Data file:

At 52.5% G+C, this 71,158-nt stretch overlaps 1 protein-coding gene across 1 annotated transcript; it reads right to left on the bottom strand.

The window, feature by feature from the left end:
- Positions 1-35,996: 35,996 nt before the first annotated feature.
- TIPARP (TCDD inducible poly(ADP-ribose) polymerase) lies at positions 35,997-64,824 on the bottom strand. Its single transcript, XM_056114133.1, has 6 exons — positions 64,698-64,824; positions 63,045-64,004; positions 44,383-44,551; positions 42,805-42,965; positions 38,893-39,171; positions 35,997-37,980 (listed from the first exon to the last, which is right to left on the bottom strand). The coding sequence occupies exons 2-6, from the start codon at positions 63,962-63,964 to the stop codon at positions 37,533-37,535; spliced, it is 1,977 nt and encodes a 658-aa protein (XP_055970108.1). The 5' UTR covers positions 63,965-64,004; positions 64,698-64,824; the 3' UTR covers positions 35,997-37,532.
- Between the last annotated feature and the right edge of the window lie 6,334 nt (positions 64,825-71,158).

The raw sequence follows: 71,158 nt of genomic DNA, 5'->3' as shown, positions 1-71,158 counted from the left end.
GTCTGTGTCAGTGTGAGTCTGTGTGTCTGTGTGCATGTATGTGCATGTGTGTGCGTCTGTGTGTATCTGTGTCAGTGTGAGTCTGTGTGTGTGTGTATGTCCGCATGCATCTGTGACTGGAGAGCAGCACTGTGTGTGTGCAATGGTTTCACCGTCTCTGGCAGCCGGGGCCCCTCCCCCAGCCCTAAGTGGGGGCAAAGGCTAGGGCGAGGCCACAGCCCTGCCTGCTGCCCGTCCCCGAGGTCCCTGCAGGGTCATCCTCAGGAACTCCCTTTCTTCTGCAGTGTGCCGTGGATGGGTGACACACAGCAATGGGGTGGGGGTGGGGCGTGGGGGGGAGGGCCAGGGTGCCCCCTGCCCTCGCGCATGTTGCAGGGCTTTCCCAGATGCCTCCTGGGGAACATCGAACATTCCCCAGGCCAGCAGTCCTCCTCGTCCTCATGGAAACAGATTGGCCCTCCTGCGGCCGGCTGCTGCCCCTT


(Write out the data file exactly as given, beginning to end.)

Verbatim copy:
At 52.5% G+C, this 71,158-nt stretch overlaps 1 protein-coding gene across 1 annotated transcript; it reads right to left on the bottom strand.

The window, feature by feature from the left end:
- Positions 1-35,996: 35,996 nt before the first annotated feature.
- TIPARP (TCDD inducible poly(ADP-ribose) polymerase) lies at positions 35,997-64,824 on the bottom strand. Its single transcript, XM_056114133.1, has 6 exons — positions 64,698-64,824; positions 63,045-64,004; positions 44,383-44,551; positions 42,805-42,965; positions 38,893-39,171; positions 35,997-37,980 (listed from the first exon to the last, which is right to left on the bottom strand). The coding sequence occupies exons 2-6, from the start codon at positions 63,962-63,964 to the stop codon at positions 37,533-37,535; spliced, it is 1,977 nt and encodes a 658-aa protein (XP_055970108.1). The 5' UTR covers positions 63,965-64,004; positions 64,698-64,824; the 3' UTR covers positions 35,997-37,532.
- Between the last annotated feature and the right edge of the window lie 6,334 nt (positions 64,825-71,158).

The raw sequence follows: 71,158 nt of genomic DNA, 5'->3' as shown, positions 1-71,158 counted from the left end.
GTCTGTGTCAGTGTGAGTCTGTGTGTCTGTGTGCATGTATGTGCATGTGTGTGCGTCTGTGTGTATCTGTGTCAGTGTGAGTCTGTGTGTGTGTGTATGTCCGCATGCATCTGTGACTGGAGAGCAGCACTGTGTGTGTGCAATGGTTTCACCGTCTCTGGCAGCCGGGGCCCCTCCCCCAGCCCTAAGTGGGGGCAAAGGCTAGGGCGAGGCCACAGCCCTGCCTGCTGCCCGTCCCCGAGGTCCCTGCAGGGTCATCCTCAGGAACTCCCTTTCTTCTGCAGTGTGCCGTGGATGGGTGACACACAGCAATGGGGTGGGGGTGGGGCGTGGGGGGGAGGGCCAGGGTGCCCCCTGCCCTCGCGCATGTTGCAGGGCTTTCCCAGATGCCTCCTGGGGAACATCGAACATTCCCCAGGCCAGCAGTCCTCCTCGTCCTCATGGAAACAGATTGGCCCTCCTGCGGCCGGCTGCTGCCCCTT